Very few State Natural Areas have public facilities, but nearly all are open for a variety of recreational activities as indicated below. Generally, there are no picnic areas, restrooms, or other developments. Parking lots or designated parking areas are noted on individual SNA pages and maps. Trails, if present, are typically undesignated footpaths. If a developed trail is present, it will normally be noted on the SNA map and/or under the "Access" tab. A compass and topographic map or a GPS unit are useful tools for exploring larger, isolated SNAs.

The good majority of SNAs are isolated and have few or no facilities. Some SNAs have vehicle access lanes or parking lots, but their accessibility may vary depending on weather conditions. Parking lots and lanes are not plowed during winter. Hiking trails may be nonexistent or consist of undeveloped footpaths. A GPS unit or compass and a detailed topographic map are useful tools for exploring larger SNAs.

Non-DNR lands

Entrance fees: For non-DNR-owned SNAs, we are unaware of any vehicle or admission fees. However, please contact the landowner for more information.

Hunting and trapping

This SNA has multiple landowners: Opportunities for hunting and trapping depend on the landowner. In general, most DNR-owned land allows hunting and trapping. Partner-owned land may have other rules (for example, university-owned lands do not allow hunting or trapping). Please contact them directly to find out about their rules for hunting and trapping. You can find a link to other owner websites under the Resources tab.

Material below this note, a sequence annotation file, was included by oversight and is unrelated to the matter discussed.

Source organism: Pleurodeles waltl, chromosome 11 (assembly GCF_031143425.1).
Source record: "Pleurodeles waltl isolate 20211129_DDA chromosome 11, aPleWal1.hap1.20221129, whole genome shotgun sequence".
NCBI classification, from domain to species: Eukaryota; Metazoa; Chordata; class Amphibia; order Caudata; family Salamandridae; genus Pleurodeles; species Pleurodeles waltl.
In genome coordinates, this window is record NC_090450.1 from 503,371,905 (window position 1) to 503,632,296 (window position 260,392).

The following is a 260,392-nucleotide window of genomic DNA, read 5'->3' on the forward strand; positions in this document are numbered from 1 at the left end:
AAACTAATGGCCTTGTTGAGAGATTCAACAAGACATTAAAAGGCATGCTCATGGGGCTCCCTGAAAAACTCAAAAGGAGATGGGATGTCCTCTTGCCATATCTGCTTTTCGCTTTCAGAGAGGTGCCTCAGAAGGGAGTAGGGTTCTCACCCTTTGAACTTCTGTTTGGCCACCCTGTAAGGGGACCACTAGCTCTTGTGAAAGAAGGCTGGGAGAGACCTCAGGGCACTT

Other activities

Other allowable activities such as - but not limited to camping, geocaching and bicycling are determined by the landowner. Please contact them directly or visit their websites for details.


Within the Chequamegon-Nicolet National Forest. Taylor County. T32N-3W, Sections 1, 2, 3. T33N-R3W, Sections 34, 35, 36. 967 acres.

Driving directions

From the intersection of Hwy 73 and Konsella Road (FS 577) go east approximately 3 miles to a gated gravel pit on the north side of the road. Park here and walk north approximately 1 mile into the site.

The DNR's state natural areas program is comprised of lands owned by the state, private conservation organizations, municipalities, other governmental agencies, educational institutions, and private individuals. While the majority of SNAs are open to the public, access may vary according to individual ownership policies. Public use restrictions may apply due to public safety, or to protect endangered or threatened species or unique natural features. Lands may be temporarily closed due to specific management activities.

Users are encouraged to contact the landowner for more specific details. The data shown on these maps have been obtained from various sources, and are of varying age, reliability, and resolution. The data may contain errors or omissions and should not be interpreted as a legal representation of legal ownership boundaries. To create your custom map where you can zoom to a specific location, please use the DNR's Mapping Application.

Property map [PDF]


Bear Lake Slough is owned by: The US Forest Service